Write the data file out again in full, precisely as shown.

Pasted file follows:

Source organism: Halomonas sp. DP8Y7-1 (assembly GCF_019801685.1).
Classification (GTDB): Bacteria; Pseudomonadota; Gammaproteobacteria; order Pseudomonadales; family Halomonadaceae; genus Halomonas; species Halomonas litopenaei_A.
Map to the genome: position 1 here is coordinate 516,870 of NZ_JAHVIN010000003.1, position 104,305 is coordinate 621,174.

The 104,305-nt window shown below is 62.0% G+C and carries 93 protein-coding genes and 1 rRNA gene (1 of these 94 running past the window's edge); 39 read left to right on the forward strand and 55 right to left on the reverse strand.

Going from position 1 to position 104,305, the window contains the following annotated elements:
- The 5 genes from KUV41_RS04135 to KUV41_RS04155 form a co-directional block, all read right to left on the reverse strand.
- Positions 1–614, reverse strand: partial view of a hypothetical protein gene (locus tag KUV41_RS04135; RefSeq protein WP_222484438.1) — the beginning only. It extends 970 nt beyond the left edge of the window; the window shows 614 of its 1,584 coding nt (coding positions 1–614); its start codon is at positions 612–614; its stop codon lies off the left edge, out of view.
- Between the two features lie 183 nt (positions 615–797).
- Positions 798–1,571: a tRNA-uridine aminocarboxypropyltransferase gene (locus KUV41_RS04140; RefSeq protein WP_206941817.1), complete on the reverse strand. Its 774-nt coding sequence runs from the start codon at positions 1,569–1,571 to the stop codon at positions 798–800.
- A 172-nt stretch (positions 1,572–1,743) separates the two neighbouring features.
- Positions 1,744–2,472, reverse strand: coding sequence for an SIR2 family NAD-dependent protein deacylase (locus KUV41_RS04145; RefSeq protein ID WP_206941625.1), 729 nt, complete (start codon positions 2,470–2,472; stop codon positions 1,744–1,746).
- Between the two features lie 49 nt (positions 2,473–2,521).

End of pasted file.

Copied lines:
Source organism: Halomonas sp. DP8Y7-1 (assembly GCF_019801685.1).
Classification (GTDB): Bacteria; Pseudomonadota; Gammaproteobacteria; order Pseudomonadales; family Halomonadaceae; genus Halomonas; species Halomonas litopenaei_A.
Map to the genome: position 1 here is coordinate 516,870 of NZ_JAHVIN010000003.1, position 104,305 is coordinate 621,174.

The 104,305-nt window shown below is 62.0% G+C and carries 93 protein-coding genes and 1 rRNA gene (1 of these 94 running past the window's edge); 39 read left to right on the forward strand and 55 right to left on the reverse strand.

Going from position 1 to position 104,305, the window contains the following annotated elements:
- The 5 genes from KUV41_RS04135 to KUV41_RS04155 form a co-directional block, all read right to left on the reverse strand.
- Positions 1–614, reverse strand: partial view of a hypothetical protein gene (locus tag KUV41_RS04135; RefSeq protein WP_222484438.1) — the beginning only. It extends 970 nt beyond the left edge of the window; the window shows 614 of its 1,584 coding nt (coding positions 1–614); its start codon is at positions 612–614; its stop codon lies off the left edge, out of view.
- Between the two features lie 183 nt (positions 615–797).
- Positions 798–1,571: a tRNA-uridine aminocarboxypropyltransferase gene (locus KUV41_RS04140; RefSeq protein WP_206941817.1), complete on the reverse strand. Its 774-nt coding sequence runs from the start codon at positions 1,569–1,571 to the stop codon at positions 798–800.
- A 172-nt stretch (positions 1,572–1,743) separates the two neighbouring features.
- Positions 1,744–2,472, reverse strand: coding sequence for an SIR2 family NAD-dependent protein deacylase (locus KUV41_RS04145; RefSeq protein ID WP_206941625.1), 729 nt, complete (start codon positions 2,470–2,472; stop codon positions 1,744–1,746).
- Between the two features lie 49 nt (positions 2,473–2,521).